I just finished the first year of my master’s degree in social work. Throughout the past year, I scoured the internet for nuanced, first-person accounts of the emotional impact this experience has had on others. I didn’t find too many. However, as I was preparing this post today, I re-discovered Danna Bodenheimer’s awesome Real World Clinical Social Work blog over at New Social Worker. In one post, Danna writes: “I wish that social workers could talk more openly with each other about [how the work affects us] ... But I don’t think it is easy. We habituate to keeping things to ourselves; the rules of confidentiality support us in doing that.”
So with foundation year behind me and the privilege of a more relaxed summer schedule ahead of me, I wanted to share some of my own reflections. Here are some of the emotional experiences I found most challenging, and unexpected, during my foundation year.
1. I felt haunted by my clients, especially at the beginning. My internship placement was a group home for teen moms in the foster care system. Some of them haunted me, especially when we first met. I would close my eyes at night and see their faces. Sometimes, I would dream about them. They had faced traumas and challenges that most of us will never truly understand. When I left work, I did not find them easy to forget.
2. The limitations of my field agency were difficult to bear. Everyone in the social service agency where I worked was a caring person, doing their best. I learned so much from each of them, and we did a lot of good. Still, it was hard to bear those times that I felt the agency just wasn’t helping, and was being held back by dysfunction and brokenness. When I finally finished my internship, one of the primary emotions I felt towards the organization was anger. Being an intern involves a lot of smiling, nodding, and keeping things to yourself … and that takes a toll!
3. I was hard on myself as I did the work. My critical inner dialogue was subtle—more like a whisper than a shout. But over time, I realized that I often believed I was failing. Thankfully, my supervisors helped me to challenge those beliefs. It’s pretty difficult to engage successfully with your clients when you’re telling yourself that you suck!
4. I was working closely with people whose experiences are practically invisible in mainstream society. Most of my friends, family, and acquaintances had never known anyone who became a teenage mother while in foster care. Before this work, I hadn’t either! I occasionally felt like I was living on another planet, far away from the more privileged one I occupy in my personal life. I didn’t want to be a downer in casual conversations, but I couldn’t “un-see” or “un-know” what was I learning.
5. Class, field, and paying my bills made it almost impossible to live a balanced life. Yeah … that about covers it. While professors may encourage self-care, depending on your financial situation, it can be very difficult to carve out time for yourself while meeting the program demands. In my case, even with the support of my wife (and her job, and her health insurance), I would routinely go weeks and weeks without a day off.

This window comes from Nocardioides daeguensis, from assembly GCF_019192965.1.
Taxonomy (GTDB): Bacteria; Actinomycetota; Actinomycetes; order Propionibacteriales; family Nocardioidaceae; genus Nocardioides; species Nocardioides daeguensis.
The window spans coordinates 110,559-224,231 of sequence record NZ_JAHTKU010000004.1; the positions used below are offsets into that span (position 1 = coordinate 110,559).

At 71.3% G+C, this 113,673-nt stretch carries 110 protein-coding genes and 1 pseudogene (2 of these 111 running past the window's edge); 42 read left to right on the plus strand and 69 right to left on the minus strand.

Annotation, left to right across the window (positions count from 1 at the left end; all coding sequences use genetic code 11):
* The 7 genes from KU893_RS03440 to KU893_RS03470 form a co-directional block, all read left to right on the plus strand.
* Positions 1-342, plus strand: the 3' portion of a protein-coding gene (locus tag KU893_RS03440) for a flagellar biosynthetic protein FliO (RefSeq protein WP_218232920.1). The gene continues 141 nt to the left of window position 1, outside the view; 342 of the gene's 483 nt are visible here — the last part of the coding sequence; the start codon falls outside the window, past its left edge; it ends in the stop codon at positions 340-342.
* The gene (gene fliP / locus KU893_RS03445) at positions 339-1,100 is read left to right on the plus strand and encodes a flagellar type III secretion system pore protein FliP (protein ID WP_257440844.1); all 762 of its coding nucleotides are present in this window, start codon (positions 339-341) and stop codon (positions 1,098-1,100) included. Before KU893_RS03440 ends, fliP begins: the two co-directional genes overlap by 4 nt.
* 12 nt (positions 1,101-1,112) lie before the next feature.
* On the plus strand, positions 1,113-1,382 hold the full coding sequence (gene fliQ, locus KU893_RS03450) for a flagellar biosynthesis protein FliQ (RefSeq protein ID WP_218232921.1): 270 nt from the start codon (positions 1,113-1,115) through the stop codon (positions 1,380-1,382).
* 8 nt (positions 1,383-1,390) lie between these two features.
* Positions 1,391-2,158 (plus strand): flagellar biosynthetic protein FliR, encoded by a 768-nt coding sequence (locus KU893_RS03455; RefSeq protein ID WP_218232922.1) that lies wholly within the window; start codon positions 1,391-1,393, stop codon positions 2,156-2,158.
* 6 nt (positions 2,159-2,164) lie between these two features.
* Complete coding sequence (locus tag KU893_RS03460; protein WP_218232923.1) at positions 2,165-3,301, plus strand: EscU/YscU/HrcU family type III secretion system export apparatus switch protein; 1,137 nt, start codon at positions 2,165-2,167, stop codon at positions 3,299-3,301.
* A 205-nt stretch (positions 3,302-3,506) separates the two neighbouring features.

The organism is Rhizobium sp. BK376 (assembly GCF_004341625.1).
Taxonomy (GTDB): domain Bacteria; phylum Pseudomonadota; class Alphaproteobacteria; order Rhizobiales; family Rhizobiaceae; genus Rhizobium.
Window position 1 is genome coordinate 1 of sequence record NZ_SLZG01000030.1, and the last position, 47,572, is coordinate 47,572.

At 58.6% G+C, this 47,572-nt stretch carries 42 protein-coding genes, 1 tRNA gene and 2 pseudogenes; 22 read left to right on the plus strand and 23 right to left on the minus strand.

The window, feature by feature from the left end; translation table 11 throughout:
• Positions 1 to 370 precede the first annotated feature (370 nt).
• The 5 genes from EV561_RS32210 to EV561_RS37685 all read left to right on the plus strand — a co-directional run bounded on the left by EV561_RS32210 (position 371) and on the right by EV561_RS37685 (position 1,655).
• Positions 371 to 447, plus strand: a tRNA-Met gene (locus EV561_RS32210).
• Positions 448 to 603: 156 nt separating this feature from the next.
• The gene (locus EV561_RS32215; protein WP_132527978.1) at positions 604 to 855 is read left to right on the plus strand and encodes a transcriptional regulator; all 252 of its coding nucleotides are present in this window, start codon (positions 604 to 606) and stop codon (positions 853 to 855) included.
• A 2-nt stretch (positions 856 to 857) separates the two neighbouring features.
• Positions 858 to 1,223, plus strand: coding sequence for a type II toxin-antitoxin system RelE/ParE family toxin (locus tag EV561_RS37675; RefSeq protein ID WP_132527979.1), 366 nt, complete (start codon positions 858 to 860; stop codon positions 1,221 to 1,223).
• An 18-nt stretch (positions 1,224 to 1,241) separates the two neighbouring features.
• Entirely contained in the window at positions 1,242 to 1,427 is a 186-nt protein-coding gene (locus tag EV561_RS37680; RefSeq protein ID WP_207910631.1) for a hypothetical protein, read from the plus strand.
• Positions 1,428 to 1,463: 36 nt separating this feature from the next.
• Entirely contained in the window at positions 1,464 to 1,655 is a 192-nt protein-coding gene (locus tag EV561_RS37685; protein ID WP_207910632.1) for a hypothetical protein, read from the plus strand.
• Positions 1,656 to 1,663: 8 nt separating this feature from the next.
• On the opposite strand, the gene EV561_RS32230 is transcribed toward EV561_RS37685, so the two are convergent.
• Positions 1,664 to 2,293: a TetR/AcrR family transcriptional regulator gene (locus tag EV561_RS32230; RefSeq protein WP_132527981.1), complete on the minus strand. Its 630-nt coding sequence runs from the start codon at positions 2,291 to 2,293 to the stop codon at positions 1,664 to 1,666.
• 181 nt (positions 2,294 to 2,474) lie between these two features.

6. When it was all over, I completely crashed. The weeks after I finished my foundation year were full of depression, tears, exhaustion, and disorientation. I found I couldn’t just throw my books into the air and start celebrating. I had a huge stockpile of unprocessed feelings, and straight-up exhaustion, that needed to be dealt with first. And after talking with lots of my classmates, I know I wasn’t alone in this experience.
Of course, this post is about challenges. It doesn’t cover all the amazing rewards and benefits I reaped from my program! In spite of everything I just wrote, I would absolutely recommend getting an MSW. Below are a few of the things that I think have helped me bounce back from the most hard-working year I can remember:
1. I made the investment in personal therapy. During the year, I saw a trainee at the counseling center on campus—for free—and it really helped. But you know what? Now that I’m learning how to do therapy myself, it’s time to pony up and pay someone who is seasoned and experienced (and expensive). I’m currently seeing an Internal Family Systems Therapist and it’s making a profound difference in my life.
2. I deliberately cultivated friendships, new and old, with soulful people who can help me process at a deep level. I made a point of texting those friends when I had a rough day in the field. I scheduled Skype dates with friends in other cities who were also training as therapists. It is such a relief to spend time with people who understand the vulnerability inherent in the work! Again, I would quote Danna Bodenheimer: “Our level of introversion or extroversion is really measured by the psychological-mindedness of those around us. If we are around others who seem to really “get it,” the relief is endless and energizing. If we are around others who seem particularly misattuned, our tanks can actually feel as if they are leaking, leaving us solidly empty.”
Okay, my fellow social workers (and other aspiring world-healers): what have been the hardest and most unexpected aspects of your journey so far?